Rayessa and Gris live on an isolated and practically forgotten space outpost. Their main source of food is hard tack and beans, usually canned baked beans. Hard tack is a kind of hard cracker, which is made from flour, water and a little salt and it can keep for years. It’s very hard to chew, almost jaw breaking, but it is fairly nutritious and with a few vegetables grown in their makeshift hydroponics bay and vitamin pills, Rayessa and Gris survive.
Hard tack has a long history in human diet, particularly for long voyagers and during war time. It is known as sea biscuit, sea bread, ANZAC wafer, ship biscuit and cabin bread.
The recipe is
3 cups of flour
1 cup of water
And 2 teaspoons of salt.
These are mixed together to form a dough and then rolled out, then holes a pricked in them, cooking for 30 minutes on one side and then 30 minutes on the other. This simple recipe is based on the civil war recipe.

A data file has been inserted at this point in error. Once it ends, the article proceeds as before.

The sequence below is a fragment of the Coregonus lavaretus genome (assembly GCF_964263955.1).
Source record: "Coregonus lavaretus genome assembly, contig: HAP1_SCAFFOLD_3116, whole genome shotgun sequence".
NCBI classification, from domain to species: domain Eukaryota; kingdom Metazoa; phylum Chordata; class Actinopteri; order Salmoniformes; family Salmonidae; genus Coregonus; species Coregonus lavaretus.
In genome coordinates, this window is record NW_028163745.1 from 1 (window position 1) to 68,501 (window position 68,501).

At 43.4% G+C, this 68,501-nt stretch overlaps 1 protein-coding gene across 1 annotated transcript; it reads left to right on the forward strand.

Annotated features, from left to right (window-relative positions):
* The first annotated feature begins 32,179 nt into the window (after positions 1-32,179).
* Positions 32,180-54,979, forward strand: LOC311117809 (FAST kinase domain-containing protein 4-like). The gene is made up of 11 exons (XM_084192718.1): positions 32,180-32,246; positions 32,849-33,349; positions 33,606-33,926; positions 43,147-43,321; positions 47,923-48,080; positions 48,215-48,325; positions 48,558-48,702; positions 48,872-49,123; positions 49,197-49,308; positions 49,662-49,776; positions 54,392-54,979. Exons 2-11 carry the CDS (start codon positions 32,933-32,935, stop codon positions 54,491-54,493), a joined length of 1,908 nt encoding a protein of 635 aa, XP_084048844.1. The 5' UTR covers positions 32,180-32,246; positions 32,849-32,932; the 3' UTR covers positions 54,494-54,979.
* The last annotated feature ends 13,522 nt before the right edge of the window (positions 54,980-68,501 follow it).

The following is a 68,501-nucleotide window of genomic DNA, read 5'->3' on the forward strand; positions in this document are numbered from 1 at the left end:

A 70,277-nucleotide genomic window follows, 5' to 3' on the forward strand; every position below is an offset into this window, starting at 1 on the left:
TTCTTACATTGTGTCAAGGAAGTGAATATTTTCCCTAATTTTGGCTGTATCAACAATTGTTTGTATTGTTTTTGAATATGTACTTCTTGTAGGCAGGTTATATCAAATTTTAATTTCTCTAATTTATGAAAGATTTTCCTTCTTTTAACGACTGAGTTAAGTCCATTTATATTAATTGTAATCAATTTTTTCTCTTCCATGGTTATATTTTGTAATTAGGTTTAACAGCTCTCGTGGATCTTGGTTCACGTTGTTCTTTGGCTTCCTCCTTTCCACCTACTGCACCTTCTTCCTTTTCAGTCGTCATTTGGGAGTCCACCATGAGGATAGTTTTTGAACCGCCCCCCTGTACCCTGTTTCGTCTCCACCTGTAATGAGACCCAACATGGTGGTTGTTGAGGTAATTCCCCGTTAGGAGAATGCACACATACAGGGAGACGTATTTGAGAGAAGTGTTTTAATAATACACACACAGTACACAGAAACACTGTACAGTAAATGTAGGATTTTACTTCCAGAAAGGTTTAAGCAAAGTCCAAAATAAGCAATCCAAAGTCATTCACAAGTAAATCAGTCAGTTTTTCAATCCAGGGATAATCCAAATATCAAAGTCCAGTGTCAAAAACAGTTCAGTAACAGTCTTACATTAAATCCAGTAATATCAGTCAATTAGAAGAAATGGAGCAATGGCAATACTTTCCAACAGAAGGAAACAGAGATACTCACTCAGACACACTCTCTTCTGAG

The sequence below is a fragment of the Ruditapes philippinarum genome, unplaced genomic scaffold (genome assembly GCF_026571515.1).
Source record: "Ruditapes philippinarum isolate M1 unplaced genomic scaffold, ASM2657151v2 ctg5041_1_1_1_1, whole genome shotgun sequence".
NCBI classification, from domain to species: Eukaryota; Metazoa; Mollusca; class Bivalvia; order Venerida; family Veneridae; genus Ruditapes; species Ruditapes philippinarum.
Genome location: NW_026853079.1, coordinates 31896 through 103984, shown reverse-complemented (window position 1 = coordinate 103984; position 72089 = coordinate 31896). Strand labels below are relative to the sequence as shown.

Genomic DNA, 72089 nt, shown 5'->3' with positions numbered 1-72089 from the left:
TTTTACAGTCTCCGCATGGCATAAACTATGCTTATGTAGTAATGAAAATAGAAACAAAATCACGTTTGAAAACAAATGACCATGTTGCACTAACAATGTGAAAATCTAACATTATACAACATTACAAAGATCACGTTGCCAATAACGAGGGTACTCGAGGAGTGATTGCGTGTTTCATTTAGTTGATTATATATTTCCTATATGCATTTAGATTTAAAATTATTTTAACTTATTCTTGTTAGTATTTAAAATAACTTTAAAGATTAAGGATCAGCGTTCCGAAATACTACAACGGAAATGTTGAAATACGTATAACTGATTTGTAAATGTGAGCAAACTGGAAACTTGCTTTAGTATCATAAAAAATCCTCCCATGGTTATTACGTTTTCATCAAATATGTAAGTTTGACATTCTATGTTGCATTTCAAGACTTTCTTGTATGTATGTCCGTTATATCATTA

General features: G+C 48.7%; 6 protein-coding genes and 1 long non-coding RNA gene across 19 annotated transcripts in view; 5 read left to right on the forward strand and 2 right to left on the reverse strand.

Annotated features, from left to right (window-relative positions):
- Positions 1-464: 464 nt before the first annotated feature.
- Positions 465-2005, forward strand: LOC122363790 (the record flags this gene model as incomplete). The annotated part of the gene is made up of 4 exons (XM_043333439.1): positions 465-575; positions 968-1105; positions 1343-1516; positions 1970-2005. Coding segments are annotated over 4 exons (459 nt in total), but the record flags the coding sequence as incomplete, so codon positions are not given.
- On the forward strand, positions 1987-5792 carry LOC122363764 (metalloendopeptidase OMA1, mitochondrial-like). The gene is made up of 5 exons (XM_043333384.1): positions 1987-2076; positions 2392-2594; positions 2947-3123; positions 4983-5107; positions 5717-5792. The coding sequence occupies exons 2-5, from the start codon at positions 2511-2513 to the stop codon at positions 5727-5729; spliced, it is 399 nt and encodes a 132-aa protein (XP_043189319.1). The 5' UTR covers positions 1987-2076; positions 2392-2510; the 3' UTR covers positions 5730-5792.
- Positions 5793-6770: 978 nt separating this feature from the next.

Arnott’s Recipe used in World War 1 is here at the Australian War Memorial.
This has more ingredients in it, such as powdered milk.
Cabin Bread, which is a commercial brand of hard tack is available in the Pacific Islands and is widely sold in New Zealand. You can also buy it in Australia. It looks like a large SAO biscuit but with a crunch factor of steel. Watch those teeth.
Here is a site that sells Cabin Bread in Australia. (I updated this link on 3 June 2015)
And there are other sites if you search on Cabin Bread.
This site says hard tack goes back as far as the Tudor period. See below.
However, I read that as soon as you add things like butter, spices or even more salt, it affects their shelf life and they don’t last for years. Look out for weevils and grubs! Yuk!
Check back later for photos of our attempt to make our own hard tack.